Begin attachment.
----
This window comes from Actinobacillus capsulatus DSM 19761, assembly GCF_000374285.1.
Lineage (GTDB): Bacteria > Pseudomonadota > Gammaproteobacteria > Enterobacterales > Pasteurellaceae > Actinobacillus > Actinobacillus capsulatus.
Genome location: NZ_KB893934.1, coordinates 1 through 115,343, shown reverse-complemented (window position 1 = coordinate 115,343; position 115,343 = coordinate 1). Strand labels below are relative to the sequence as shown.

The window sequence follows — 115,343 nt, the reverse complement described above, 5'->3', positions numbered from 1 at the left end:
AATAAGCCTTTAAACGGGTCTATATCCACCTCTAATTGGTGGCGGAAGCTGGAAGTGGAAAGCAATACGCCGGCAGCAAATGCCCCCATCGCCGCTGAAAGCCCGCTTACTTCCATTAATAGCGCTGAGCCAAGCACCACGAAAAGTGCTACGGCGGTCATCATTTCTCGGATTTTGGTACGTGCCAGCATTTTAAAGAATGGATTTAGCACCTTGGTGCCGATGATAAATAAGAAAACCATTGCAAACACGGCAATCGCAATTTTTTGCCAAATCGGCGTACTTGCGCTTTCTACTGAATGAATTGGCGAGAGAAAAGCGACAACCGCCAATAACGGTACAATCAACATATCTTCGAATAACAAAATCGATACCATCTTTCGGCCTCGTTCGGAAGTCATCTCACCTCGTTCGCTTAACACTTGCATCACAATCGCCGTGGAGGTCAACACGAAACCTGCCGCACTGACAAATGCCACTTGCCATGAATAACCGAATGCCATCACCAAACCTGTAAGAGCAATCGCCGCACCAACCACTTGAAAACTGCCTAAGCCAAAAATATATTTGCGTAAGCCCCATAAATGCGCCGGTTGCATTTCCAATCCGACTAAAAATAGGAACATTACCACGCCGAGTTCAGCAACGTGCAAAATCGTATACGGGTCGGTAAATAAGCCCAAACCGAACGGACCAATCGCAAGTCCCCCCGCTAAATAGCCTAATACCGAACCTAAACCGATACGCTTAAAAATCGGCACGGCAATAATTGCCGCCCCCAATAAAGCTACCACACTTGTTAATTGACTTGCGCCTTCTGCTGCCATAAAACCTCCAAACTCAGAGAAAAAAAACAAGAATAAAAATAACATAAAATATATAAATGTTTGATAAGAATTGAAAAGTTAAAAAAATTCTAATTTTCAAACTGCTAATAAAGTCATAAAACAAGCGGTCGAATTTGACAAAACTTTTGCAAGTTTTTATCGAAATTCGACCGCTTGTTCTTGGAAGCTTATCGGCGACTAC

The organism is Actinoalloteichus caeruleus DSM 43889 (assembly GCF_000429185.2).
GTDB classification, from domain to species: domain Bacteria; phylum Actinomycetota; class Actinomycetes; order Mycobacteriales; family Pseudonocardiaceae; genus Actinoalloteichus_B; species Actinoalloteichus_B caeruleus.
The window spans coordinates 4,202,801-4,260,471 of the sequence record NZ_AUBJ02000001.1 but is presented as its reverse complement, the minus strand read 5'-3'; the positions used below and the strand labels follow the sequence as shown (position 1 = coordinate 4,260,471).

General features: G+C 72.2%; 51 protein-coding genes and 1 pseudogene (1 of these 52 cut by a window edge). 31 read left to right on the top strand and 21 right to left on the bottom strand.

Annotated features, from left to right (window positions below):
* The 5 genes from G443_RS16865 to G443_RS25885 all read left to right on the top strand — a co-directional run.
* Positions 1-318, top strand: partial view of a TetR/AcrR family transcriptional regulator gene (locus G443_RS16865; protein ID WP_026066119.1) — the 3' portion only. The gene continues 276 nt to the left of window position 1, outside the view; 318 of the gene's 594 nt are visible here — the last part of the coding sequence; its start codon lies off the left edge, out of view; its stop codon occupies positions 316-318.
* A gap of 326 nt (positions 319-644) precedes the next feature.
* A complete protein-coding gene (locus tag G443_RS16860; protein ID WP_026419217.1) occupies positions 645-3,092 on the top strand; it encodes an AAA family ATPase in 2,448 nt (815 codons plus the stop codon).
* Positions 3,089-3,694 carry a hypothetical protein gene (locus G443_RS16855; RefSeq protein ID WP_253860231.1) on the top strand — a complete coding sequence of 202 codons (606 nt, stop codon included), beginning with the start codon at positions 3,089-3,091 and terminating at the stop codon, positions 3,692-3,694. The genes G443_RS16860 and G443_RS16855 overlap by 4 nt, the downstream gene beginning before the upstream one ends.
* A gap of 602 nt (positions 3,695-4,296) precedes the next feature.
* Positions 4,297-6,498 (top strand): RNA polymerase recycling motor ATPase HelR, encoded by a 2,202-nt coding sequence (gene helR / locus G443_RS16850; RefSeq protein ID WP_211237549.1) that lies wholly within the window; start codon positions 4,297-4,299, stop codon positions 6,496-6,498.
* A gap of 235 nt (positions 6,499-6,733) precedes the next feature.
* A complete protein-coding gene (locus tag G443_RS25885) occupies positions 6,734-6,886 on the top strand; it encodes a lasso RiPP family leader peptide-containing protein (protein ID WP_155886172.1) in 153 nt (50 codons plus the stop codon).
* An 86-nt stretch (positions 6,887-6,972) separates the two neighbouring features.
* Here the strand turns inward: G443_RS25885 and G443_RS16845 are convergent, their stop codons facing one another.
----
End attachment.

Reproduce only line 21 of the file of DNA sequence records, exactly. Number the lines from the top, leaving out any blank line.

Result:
* Here the strand turns inward: G443_RS25885 and G443_RS16845 are convergent, their stop codons facing one another.